Candidates Give Negotiators a Push

Treasury Secretary Henry M. Paulson Jr. is among the few who have been involved in talks.
Treasury Secretary Henry M. Paulson Jr. is among the few who have been involved in talks. (By Dominic Bracco Ii -- The Washington Post)
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By Jonathan Weisman
Washington Post Staff Writer
Thursday, September 25, 2008

Delicate backroom negotiations over legislation for a massive Wall Street rescue were jolted yesterday by Sen. John McCain's sudden announcement that he would come to Washington to participate in the talks. But by day's end, Sen. Barack Obama's decision to join his rival at the White House in a show of bipartisanship appeared to set the stage for a final deal.

Democratic congressional leaders had been demanding for days that McCain take a more forceful position in favor of a bailout and rally his party behind him. What they did not want was either McCain or Obama in the room -- a prospect that suddenly seemed to materialize yesterday, only to dissipate in a rapid-fire series of events. Instead, negotiators now appear to have gotten more than they could have hoped for: both presidential candidates meeting with President Bush to deliver a forceful statement in favor of a fast, dramatic market intervention.

"The meeting itself will be short," said a Democrat familiar with the plans. "The most important message will be [Obama] and McCain understand the need to unite to get this done."

McCain's proposal yesterday afternoon to suspend campaigning and involve both him and Obama in negotiations -- dismissed as "erratic," grandstanding and even "somewhere on the stupidity scale between plain silly and numbingly desperate" by former Republican congressman Mickey Edwards (Okla.) -- actually set into motion what may prove to be the push negotiators needed.

Obama had called McCain earlier in the day to propose a joint statement on the bailout. By last night, that had turned into an unexpected summit meeting. Until Obama agreed to come to Washington, Democrats had been furious and GOP leaders were wary of their nominee's unilateral decision when an agreement seemed close without intervention from the candidates. House Minority Leader John A. Boehner (R-Ohio) joined House Speaker Nancy Pelosi (D-Calif.) in issuing a statement saying that "working in a bipartisan manner, we have made progress" -- without McCain.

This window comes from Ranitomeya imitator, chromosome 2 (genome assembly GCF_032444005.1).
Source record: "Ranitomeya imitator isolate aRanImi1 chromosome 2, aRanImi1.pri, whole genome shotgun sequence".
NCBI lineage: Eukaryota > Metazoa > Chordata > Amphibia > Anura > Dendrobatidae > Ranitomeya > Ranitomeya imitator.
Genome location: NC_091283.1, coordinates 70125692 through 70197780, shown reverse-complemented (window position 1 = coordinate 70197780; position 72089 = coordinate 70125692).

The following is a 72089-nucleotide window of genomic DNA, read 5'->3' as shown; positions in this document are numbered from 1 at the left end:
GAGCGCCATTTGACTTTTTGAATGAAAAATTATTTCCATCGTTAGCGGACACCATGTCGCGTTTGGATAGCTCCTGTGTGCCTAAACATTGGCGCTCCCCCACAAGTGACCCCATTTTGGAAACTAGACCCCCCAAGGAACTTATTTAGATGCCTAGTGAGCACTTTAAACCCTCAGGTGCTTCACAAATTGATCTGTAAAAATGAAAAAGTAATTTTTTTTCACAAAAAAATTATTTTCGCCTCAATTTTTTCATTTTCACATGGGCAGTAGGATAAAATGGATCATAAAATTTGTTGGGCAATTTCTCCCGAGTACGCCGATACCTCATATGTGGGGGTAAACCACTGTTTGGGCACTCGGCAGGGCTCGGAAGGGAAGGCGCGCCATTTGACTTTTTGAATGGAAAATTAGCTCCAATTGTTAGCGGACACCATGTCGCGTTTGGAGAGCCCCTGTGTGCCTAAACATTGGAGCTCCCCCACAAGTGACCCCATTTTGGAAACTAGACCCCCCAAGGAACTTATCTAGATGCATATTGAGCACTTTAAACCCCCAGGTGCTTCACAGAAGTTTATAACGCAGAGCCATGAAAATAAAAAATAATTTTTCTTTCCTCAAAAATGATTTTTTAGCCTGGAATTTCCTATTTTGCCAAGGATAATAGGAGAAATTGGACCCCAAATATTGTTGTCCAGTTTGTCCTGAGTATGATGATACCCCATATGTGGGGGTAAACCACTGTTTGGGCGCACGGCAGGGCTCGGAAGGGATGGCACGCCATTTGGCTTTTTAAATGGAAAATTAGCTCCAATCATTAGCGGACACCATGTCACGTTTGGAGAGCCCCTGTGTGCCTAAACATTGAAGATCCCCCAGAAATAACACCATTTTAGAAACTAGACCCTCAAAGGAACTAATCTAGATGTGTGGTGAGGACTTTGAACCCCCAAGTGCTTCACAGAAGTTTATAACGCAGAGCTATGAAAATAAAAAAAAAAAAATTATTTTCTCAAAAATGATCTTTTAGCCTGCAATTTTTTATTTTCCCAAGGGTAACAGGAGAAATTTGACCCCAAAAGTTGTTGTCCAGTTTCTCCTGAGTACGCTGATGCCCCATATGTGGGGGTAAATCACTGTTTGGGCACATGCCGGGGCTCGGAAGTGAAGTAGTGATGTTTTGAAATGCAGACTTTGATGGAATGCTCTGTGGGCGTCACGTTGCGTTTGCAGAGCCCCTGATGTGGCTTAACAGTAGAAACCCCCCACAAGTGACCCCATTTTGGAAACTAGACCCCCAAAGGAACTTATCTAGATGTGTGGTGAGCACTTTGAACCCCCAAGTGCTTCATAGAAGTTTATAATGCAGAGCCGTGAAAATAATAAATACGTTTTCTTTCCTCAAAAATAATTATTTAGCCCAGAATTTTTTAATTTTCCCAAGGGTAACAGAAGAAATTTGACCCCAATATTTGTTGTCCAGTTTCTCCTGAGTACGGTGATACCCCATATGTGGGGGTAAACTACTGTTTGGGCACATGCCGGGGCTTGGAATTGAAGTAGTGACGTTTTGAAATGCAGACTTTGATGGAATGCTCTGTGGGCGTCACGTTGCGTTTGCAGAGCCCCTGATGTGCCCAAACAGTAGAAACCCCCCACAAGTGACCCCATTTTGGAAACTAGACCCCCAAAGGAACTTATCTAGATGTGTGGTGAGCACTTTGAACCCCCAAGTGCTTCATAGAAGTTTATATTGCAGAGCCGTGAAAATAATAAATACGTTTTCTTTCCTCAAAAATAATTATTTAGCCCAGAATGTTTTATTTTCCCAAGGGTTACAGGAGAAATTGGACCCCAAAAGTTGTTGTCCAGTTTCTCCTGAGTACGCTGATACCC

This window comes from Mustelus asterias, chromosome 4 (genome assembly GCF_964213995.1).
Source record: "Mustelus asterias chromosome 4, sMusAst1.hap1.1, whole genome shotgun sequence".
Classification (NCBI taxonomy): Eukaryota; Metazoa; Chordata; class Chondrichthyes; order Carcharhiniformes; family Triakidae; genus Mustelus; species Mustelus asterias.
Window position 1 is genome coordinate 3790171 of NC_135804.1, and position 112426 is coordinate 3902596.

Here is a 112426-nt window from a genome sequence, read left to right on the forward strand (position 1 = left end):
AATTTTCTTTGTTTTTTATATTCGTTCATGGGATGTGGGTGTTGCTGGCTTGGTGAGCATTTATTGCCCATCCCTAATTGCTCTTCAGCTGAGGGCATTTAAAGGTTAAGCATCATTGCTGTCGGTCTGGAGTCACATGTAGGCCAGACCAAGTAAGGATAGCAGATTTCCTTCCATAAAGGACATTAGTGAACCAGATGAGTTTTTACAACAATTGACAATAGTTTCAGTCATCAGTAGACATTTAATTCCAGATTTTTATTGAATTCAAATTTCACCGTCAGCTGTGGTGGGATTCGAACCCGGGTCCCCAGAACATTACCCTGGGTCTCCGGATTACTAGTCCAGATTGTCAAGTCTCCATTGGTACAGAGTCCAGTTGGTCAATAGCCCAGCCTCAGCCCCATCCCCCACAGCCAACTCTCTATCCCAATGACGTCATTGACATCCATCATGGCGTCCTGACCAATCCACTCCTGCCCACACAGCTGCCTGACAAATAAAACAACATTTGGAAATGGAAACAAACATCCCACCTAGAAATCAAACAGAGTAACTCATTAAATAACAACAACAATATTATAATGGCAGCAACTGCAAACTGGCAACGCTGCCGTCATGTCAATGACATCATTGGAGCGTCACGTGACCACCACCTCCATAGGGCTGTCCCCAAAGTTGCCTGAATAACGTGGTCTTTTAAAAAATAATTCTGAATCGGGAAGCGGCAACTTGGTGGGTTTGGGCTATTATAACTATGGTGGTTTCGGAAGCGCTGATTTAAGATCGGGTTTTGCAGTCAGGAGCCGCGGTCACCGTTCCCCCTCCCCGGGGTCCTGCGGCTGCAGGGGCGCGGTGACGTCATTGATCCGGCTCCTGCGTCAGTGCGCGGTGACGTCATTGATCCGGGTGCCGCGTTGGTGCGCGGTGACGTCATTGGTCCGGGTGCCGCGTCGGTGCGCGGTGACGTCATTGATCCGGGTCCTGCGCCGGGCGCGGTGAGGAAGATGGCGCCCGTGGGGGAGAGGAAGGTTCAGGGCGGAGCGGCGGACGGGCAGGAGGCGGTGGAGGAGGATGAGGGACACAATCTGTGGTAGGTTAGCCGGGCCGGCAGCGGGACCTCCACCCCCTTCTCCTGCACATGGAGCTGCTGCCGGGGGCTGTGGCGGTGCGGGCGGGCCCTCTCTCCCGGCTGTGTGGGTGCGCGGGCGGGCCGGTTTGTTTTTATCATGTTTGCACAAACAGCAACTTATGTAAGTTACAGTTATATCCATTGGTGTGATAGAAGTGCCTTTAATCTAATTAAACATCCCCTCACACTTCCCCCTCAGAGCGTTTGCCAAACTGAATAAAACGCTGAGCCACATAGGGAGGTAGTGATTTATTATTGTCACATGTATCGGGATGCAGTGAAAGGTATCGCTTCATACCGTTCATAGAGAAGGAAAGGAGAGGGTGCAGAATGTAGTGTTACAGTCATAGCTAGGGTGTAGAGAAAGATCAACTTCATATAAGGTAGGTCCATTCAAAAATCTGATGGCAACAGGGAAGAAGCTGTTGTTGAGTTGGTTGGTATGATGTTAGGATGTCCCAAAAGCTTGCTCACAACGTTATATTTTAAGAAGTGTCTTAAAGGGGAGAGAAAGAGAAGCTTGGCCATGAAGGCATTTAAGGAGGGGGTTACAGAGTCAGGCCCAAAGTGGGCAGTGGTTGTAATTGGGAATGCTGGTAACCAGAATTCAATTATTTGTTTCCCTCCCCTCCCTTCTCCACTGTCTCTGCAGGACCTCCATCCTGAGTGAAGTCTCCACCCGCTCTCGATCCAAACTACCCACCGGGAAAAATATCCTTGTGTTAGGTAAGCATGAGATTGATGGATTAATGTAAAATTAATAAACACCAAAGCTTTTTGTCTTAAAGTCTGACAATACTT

"I really don't think we can give him a seat at the table unless Barack Obama is willing to join him," House Minority Whip Roy Blunt (R-Mo.) said before Obama's announcement.

The negotiating table has thus far been extremely small. The talks have been led by House Financial Services Committee Chairman Barney Frank (D-Mass.); Rep. Spencer Bachus (Ala.), the committee's ranking Republican; and Treasury Secretary Henry M. Paulson Jr. and his staff. Senate banking committee Chairman Christopher J. Dodd (D-Conn.) and his ranking Republican, Sen. Richard C. Shelby (Ala.), have had a more limited role, while congressional leaders have focused on bringing their members around simply to the concept of a $700 billion bailout of teetering financial firms.

Negotiators questioned how either candidate could enter those talks, especially when a process that started badly on Tuesday seemed close to success yesterday. It now appears neither McCain nor Obama will join those discussions, congressional aides said.

"Obama and McCain coming back will not be particularly helpful," said House Majority Leader Steny H. Hoyer (D-Md.). "It's just going to bring the presidential campaign into the halls of Congress directly."

Until yesterday, the greatest concern among Democrats was that McCain could walk away from the bailout effort, attacking it as a rescue plan for Wall Street millionaires and leaving Democratic leaders lined up with an unpopular president and an unpopular package.

Until last night, Bush had also has been largely absent from the crisis as well. But Republican aides said that it is their "standard-bearer" -- not their highly unpopular commander in chief -- who could rally wavering Republicans behind a final deal, and that the senator from Arizona was reacting to Democratic argument that a true bipartisan deal depends on his support.

Why, McCain aides asked, would the Republican back the plan without having shaped it?

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